It is not entirely correct to consider the "energy of an electron" in this regard. The energy is not associated with the electron alone.
Rather, we call it electric potential energy and it depends on total electric charge at the same spot and is compared with some other area in the circuit where the potential energy is zero as a reference. Because, if there is a lot of e.i. negative charge at one point and a lot of positive charge at another point, then electrons will be repelled from the negative area and attracted towards the positive area. This gives electrons a tendency to move towards the positively charge area in a circuit, and such tendency is described by a difference in (electric) potential energy.
Just like a book on a shelf has a tendency to fall down to a lower spot, if it gets the chance, because of the difference in (gravitational) potential energy.
More charge gathered at a point increases the repulsion of further charges (of the same sign), so the "will" for new electrons to move away from this point is larger. Therefore this point has larger (electric) potential energy than if less charge was gathered here. We say in short, that the (electric) potential in one spot is larger than the (electric) potential in another spot.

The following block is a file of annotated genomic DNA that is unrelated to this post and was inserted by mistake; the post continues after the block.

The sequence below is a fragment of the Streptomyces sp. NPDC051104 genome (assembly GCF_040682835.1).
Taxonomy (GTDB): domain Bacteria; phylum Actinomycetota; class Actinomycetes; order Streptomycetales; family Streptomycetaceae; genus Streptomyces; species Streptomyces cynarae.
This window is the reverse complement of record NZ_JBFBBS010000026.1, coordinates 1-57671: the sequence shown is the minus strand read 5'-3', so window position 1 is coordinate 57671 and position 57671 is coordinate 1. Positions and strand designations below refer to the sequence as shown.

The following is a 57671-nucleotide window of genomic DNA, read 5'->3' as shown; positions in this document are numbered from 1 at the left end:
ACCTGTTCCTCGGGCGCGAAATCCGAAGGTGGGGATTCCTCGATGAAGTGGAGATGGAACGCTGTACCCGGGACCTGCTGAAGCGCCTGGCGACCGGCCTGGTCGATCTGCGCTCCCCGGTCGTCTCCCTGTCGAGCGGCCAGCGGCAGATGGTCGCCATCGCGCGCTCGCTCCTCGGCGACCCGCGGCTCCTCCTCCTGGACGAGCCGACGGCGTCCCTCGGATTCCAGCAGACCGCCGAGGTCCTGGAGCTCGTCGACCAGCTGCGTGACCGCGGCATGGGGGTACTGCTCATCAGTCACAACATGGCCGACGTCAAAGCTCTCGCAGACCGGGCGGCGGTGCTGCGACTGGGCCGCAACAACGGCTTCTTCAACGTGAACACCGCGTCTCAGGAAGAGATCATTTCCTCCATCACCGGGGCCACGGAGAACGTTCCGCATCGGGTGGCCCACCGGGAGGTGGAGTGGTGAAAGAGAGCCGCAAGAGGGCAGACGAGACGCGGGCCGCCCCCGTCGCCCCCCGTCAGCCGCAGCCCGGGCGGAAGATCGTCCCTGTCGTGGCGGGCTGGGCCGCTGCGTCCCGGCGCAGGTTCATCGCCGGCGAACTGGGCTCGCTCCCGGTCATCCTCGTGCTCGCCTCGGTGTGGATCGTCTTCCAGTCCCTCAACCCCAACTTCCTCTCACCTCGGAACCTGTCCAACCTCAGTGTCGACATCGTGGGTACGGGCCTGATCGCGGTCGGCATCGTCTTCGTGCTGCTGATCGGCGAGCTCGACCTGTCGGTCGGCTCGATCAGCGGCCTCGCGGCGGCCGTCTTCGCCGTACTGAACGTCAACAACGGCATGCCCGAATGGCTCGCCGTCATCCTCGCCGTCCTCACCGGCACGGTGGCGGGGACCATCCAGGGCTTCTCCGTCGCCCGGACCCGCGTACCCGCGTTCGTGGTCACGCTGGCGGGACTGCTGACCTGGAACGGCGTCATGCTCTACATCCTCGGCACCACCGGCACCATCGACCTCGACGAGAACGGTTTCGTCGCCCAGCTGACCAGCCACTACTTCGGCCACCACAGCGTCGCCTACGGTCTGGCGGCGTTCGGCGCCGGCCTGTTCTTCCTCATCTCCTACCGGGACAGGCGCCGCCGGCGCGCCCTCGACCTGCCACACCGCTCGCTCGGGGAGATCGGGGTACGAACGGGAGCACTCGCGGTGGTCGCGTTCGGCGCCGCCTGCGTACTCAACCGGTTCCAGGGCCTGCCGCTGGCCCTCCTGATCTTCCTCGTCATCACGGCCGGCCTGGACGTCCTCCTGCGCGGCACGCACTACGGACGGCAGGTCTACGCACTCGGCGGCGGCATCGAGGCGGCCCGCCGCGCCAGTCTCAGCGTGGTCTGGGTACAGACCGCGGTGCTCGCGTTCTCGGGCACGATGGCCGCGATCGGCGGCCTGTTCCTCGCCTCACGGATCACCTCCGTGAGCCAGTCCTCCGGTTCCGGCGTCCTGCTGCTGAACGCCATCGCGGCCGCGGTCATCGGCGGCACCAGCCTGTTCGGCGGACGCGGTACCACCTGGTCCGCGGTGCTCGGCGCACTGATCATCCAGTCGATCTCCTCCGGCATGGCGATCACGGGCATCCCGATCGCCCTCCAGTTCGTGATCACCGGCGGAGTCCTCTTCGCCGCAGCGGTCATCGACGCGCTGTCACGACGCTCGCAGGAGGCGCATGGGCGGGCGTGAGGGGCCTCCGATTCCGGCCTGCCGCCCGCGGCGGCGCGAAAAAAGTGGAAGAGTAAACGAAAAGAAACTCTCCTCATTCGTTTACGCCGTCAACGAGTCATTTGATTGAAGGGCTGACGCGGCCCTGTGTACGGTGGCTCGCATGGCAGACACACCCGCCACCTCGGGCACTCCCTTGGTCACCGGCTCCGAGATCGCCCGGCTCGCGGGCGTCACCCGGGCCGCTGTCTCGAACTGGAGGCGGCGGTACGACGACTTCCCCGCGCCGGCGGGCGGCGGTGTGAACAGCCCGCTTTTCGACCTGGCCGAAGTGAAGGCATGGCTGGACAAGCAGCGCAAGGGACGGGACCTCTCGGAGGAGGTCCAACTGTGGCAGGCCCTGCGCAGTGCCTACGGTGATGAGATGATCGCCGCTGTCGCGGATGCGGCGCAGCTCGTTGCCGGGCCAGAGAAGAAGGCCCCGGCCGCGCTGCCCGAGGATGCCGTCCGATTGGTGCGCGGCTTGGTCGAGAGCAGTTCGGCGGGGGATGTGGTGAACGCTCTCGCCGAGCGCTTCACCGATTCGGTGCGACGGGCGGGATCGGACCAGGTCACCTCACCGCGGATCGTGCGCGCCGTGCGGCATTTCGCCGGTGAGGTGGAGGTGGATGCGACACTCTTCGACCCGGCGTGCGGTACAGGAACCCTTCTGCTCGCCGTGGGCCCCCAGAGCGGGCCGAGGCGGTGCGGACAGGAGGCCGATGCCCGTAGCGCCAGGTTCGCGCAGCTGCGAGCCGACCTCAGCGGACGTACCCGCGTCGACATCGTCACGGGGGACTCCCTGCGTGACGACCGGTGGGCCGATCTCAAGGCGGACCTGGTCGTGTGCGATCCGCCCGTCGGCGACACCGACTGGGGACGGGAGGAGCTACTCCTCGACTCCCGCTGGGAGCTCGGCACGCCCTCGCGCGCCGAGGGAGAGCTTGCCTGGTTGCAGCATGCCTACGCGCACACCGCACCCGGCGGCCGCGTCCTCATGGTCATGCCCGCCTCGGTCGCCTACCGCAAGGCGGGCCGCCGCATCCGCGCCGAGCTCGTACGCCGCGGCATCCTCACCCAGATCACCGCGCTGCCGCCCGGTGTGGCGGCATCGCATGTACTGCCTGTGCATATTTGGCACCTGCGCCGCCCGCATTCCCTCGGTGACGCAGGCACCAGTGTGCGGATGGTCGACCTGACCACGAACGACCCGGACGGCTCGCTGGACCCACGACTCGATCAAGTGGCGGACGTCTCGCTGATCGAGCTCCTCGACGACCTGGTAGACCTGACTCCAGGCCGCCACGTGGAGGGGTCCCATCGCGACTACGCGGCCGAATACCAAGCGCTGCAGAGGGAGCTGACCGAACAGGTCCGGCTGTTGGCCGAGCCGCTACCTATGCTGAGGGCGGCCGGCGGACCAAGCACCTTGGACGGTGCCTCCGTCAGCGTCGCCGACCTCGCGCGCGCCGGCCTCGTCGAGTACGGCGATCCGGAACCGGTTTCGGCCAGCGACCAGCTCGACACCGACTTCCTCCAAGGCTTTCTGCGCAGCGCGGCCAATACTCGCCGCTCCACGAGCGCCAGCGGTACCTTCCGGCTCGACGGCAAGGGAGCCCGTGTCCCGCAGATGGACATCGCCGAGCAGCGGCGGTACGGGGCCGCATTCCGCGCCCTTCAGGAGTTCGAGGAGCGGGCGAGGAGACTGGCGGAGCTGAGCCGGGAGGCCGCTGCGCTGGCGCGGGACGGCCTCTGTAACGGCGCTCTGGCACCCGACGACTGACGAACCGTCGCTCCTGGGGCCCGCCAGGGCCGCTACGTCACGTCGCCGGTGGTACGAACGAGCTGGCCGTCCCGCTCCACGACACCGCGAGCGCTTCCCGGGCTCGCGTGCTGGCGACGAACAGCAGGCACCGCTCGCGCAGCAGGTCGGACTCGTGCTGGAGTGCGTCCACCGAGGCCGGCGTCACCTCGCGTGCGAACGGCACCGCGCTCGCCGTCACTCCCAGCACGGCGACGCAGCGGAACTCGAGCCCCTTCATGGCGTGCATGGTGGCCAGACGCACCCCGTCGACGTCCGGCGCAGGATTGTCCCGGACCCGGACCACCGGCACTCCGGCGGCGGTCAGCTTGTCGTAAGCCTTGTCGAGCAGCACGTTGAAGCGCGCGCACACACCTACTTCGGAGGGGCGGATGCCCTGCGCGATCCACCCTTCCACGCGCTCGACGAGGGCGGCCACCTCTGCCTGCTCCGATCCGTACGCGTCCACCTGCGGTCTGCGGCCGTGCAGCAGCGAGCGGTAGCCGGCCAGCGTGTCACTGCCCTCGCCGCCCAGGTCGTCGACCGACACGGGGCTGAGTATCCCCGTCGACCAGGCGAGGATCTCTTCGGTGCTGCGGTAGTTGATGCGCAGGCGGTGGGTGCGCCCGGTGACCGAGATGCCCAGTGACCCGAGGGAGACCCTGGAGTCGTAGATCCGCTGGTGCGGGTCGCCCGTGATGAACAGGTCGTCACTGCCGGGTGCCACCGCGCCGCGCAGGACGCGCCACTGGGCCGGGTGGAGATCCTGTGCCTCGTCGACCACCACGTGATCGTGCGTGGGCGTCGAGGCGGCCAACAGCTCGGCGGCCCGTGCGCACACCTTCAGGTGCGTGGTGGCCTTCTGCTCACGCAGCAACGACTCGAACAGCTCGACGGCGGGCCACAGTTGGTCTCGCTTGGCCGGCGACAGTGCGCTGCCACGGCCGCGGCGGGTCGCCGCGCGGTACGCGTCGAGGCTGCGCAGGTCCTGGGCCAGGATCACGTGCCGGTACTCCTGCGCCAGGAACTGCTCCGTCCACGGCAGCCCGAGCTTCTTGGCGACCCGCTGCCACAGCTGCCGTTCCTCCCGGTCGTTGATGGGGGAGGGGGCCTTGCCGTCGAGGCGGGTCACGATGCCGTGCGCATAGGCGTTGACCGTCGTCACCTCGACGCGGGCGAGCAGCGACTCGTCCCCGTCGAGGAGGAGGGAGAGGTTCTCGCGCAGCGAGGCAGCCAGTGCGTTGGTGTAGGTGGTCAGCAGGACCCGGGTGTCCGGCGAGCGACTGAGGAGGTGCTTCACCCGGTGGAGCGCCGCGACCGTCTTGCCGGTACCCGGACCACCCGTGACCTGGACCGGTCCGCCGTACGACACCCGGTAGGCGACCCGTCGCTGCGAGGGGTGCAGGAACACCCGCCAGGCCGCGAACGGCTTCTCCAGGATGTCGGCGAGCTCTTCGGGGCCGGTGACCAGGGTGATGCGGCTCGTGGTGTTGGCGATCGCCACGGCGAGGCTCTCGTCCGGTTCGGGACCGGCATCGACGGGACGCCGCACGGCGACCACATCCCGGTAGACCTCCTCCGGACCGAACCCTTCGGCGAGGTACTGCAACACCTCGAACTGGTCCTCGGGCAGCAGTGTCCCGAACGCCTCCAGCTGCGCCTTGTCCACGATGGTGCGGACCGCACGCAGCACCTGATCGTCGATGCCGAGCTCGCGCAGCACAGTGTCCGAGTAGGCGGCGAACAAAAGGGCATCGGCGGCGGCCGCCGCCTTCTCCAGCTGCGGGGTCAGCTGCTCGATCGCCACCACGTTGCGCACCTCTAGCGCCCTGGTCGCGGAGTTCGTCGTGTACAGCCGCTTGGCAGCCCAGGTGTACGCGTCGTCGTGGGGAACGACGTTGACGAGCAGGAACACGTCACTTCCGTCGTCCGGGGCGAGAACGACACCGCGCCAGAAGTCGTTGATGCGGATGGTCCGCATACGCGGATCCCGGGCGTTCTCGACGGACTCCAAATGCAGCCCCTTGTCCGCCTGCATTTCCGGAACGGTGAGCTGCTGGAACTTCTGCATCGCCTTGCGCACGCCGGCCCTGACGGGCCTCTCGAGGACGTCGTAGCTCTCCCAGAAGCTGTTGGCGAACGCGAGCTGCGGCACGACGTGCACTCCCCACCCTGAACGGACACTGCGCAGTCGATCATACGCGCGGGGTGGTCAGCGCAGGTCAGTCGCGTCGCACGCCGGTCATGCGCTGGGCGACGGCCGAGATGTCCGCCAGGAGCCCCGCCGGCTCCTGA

To move the capacitor plates closer together increases the attraction between the charge on each plate (there is negative charge on one plate and positive on the other and the closer they are, the more they attract each other - simply explained by Coulomb's law about electric forces). This will therefore cause more charge to build up, and therefore give more charge to add to the total repelling force, which thus in turn corresponds to larger potential energy. Also, larger area of the capacitor plates allows more charge to build up.
That is why the physical dimensions and construction of the capacitor affects the potential energy that is possible to store.